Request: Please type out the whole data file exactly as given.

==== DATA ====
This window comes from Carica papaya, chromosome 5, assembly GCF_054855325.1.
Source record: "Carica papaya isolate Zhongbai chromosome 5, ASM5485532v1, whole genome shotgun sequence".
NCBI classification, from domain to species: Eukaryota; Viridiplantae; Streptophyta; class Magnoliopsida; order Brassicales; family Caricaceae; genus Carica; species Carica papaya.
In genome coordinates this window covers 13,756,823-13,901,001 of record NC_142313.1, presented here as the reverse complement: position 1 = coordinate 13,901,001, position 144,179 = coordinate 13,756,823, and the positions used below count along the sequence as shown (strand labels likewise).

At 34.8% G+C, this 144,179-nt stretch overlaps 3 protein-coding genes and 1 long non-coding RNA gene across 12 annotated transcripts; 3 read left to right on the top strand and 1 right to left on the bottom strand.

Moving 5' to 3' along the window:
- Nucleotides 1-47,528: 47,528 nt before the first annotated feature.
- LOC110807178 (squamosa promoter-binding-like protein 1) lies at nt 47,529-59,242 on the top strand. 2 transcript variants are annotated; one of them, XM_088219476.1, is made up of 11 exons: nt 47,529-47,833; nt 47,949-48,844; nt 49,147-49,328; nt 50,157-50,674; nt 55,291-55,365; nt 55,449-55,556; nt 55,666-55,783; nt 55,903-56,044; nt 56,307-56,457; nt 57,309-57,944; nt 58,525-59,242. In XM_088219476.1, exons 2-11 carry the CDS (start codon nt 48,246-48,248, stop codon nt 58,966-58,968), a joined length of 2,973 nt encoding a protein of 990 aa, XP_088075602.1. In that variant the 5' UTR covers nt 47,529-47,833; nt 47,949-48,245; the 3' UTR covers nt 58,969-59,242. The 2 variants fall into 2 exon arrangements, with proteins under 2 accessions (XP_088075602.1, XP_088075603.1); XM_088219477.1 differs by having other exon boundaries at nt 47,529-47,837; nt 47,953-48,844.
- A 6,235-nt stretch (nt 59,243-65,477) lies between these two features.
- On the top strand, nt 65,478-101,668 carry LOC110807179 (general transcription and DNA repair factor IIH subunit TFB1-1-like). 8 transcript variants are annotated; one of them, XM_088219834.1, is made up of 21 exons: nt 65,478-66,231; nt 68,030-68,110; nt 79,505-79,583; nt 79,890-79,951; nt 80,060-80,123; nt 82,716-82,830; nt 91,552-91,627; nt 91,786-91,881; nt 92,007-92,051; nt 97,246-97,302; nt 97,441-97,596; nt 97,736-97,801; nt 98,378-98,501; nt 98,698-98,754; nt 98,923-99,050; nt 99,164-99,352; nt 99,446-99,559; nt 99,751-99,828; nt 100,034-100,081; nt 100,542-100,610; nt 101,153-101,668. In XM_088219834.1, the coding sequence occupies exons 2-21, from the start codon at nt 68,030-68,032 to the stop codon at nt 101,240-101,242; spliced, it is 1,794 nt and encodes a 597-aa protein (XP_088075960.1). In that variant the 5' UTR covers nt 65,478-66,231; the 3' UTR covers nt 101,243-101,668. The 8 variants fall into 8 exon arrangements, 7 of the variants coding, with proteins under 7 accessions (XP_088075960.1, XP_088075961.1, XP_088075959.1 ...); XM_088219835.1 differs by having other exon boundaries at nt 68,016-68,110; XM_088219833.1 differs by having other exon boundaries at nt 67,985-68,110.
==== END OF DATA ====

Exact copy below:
This window comes from Carica papaya, chromosome 5, assembly GCF_054855325.1.
Source record: "Carica papaya isolate Zhongbai chromosome 5, ASM5485532v1, whole genome shotgun sequence".
NCBI classification, from domain to species: Eukaryota; Viridiplantae; Streptophyta; class Magnoliopsida; order Brassicales; family Caricaceae; genus Carica; species Carica papaya.
In genome coordinates this window covers 13,756,823-13,901,001 of record NC_142313.1, presented here as the reverse complement: position 1 = coordinate 13,901,001, position 144,179 = coordinate 13,756,823, and the positions used below count along the sequence as shown (strand labels likewise).

At 34.8% G+C, this 144,179-nt stretch overlaps 3 protein-coding genes and 1 long non-coding RNA gene across 12 annotated transcripts; 3 read left to right on the top strand and 1 right to left on the bottom strand.

Moving 5' to 3' along the window:
- Nucleotides 1-47,528: 47,528 nt before the first annotated feature.
- LOC110807178 (squamosa promoter-binding-like protein 1) lies at nt 47,529-59,242 on the top strand. 2 transcript variants are annotated; one of them, XM_088219476.1, is made up of 11 exons: nt 47,529-47,833; nt 47,949-48,844; nt 49,147-49,328; nt 50,157-50,674; nt 55,291-55,365; nt 55,449-55,556; nt 55,666-55,783; nt 55,903-56,044; nt 56,307-56,457; nt 57,309-57,944; nt 58,525-59,242. In XM_088219476.1, exons 2-11 carry the CDS (start codon nt 48,246-48,248, stop codon nt 58,966-58,968), a joined length of 2,973 nt encoding a protein of 990 aa, XP_088075602.1. In that variant the 5' UTR covers nt 47,529-47,833; nt 47,949-48,245; the 3' UTR covers nt 58,969-59,242. The 2 variants fall into 2 exon arrangements, with proteins under 2 accessions (XP_088075602.1, XP_088075603.1); XM_088219477.1 differs by having other exon boundaries at nt 47,529-47,837; nt 47,953-48,844.
- A 6,235-nt stretch (nt 59,243-65,477) lies between these two features.
- On the top strand, nt 65,478-101,668 carry LOC110807179 (general transcription and DNA repair factor IIH subunit TFB1-1-like). 8 transcript variants are annotated; one of them, XM_088219834.1, is made up of 21 exons: nt 65,478-66,231; nt 68,030-68,110; nt 79,505-79,583; nt 79,890-79,951; nt 80,060-80,123; nt 82,716-82,830; nt 91,552-91,627; nt 91,786-91,881; nt 92,007-92,051; nt 97,246-97,302; nt 97,441-97,596; nt 97,736-97,801; nt 98,378-98,501; nt 98,698-98,754; nt 98,923-99,050; nt 99,164-99,352; nt 99,446-99,559; nt 99,751-99,828; nt 100,034-100,081; nt 100,542-100,610; nt 101,153-101,668. In XM_088219834.1, the coding sequence occupies exons 2-21, from the start codon at nt 68,030-68,032 to the stop codon at nt 101,240-101,242; spliced, it is 1,794 nt and encodes a 597-aa protein (XP_088075960.1). In that variant the 5' UTR covers nt 65,478-66,231; the 3' UTR covers nt 101,243-101,668. The 8 variants fall into 8 exon arrangements, 7 of the variants coding, with proteins under 7 accessions (XP_088075960.1, XP_088075961.1, XP_088075959.1 ...); XM_088219835.1 differs by having other exon boundaries at nt 68,016-68,110; XM_088219833.1 differs by having other exon boundaries at nt 67,985-68,110.